Avoidance of Risky Behaviors

Compositive Model

Avoidance of Risky Behaviors

Adolescents take more risks than individuals at other stages of development, and risky behavior during adolescence often includes substance use, risky sexual behaviors, and delinquency, all of which can imperil physical wellbeing.

Research indicates

  • Peers can increase risk-taking behaviors like substance abuse during adolescence, while parents can serve as a protective factor against substance use.
  • A positive family environment led to declines in adolescents’ alcohol behaviors. A positive family environment was linked to fewer friends and peers who drank alcohol, which mitigated the risk posed by peers and friends.
  • A wide body of research indicates that parent-child connectedness is associated with a variety of positive outcomes among adolescents, including not having intercourse, delaying first intercourse, lower frequency of intercourse and less risky intercourse.
  • In the 2011 Youth Risk Behavior Surveillance System survey of youth behavior, 16.6 percent of high school students carried a weapon and 5.4 percent brought a weapon on school property at least once in the 30 days prior to the survey (Eaton et al., 2012). 12 percent of high school students had been in a physical fight on school property in the last year.
  • In that same survey, just under half (47.4 percent) of high school students reported ever having sex and 15.3 percent reported that they had sexual intercourse with four or more people over the course of their lifetime.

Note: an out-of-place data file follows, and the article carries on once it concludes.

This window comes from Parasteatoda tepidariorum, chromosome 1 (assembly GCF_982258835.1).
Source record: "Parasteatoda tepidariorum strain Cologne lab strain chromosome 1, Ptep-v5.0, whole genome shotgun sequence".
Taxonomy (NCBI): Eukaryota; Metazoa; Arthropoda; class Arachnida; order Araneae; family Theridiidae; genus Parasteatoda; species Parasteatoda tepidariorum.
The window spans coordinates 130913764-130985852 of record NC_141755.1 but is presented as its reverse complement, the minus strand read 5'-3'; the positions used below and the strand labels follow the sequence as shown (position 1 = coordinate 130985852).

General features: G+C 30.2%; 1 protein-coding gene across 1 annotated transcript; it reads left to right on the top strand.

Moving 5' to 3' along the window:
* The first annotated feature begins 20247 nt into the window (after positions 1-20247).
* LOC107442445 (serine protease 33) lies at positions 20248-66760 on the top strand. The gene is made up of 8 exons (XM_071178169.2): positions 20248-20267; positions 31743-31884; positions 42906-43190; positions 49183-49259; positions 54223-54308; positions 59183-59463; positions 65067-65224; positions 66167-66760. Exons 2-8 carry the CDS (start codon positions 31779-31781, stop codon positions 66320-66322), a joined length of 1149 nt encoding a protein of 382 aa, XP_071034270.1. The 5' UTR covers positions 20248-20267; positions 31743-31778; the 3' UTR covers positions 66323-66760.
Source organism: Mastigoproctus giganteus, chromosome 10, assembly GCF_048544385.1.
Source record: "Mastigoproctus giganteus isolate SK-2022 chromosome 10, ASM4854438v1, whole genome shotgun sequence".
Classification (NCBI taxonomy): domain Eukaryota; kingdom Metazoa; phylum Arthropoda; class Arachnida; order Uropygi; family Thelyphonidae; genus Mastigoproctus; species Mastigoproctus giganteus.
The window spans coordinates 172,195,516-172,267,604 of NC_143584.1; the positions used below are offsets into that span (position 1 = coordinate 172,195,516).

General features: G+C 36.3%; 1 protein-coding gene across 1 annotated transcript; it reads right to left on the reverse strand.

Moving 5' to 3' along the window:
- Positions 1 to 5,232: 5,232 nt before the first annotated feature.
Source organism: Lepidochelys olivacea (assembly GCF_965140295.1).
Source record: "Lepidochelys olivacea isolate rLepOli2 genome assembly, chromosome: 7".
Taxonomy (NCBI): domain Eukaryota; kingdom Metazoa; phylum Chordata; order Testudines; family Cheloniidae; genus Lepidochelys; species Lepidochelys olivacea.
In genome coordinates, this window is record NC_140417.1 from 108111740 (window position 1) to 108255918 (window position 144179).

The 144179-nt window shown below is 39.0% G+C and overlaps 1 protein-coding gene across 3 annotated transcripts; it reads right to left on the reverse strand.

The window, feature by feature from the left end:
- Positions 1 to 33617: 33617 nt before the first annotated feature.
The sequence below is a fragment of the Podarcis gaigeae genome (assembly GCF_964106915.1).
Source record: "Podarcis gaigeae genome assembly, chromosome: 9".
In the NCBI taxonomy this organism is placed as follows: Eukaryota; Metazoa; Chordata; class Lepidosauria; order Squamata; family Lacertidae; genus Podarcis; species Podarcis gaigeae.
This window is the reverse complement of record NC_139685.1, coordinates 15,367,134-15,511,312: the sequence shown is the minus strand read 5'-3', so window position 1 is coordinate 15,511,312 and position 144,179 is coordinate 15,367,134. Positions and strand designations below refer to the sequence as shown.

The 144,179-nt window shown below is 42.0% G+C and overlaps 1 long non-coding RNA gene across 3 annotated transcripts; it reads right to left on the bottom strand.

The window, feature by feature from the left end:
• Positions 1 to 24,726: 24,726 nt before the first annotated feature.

• Risky behaviors during adolescence are linked to a variety of negative outcomes later in life, including psychological problems, criminality, and poorer interpersonal relationships. 

Promising practices

  • Teen Outreach Program is a volunteer program that is designed to prevent problem behaviors such as teen pregnancy and school failure and consists of volunteer activities and discussions.
  • A 1997 study found that youth who participated the intervention were less likely to experience academic problems (e.g., failing a course and being suspended) and were less likely to have gotten pregnant.
  • Second Step is a violence prevention program that targets school-aged children and is designed to improve children’s anger management and other social skills.
  • Children who participated in the program demonstrated a variety of positive outcomes, including positive student behavior, decreases in anti-social behavior, and decreases in aggressive behavior.
  • Positive Action is a school-based intervention program that targets character, skills and attitudes among K-12 students to prevent risky behaviors (e.g., substance abuse and delinquency) and promote positive academic growth.
  • A study found that that program participants reported lower levels of substance use and violence compared to students who did not participate in the intervention.
  • Communities That Care is a program that delivers training and materials to community members to help provide services and programs that meet the unique needs of individual communities and, by doing so, aims to reduce risky behaviors.
  • Youth in CTC communities demonstrated lower levels of risk factors and were less likely to engage in delinquent behavior between 5th and 7th grade.
  • Safer Choices is a program designed to reduce unprotected sexual intercourse among high school students. The program includes an educational component that teaches youth about community resources and a school community component in which teams and council are created that help promote a healthy culture in the school.
  • Participants reported more positive behavioral and educational outcomes in the short-, intermediate-, and long-term follow-up assessments.

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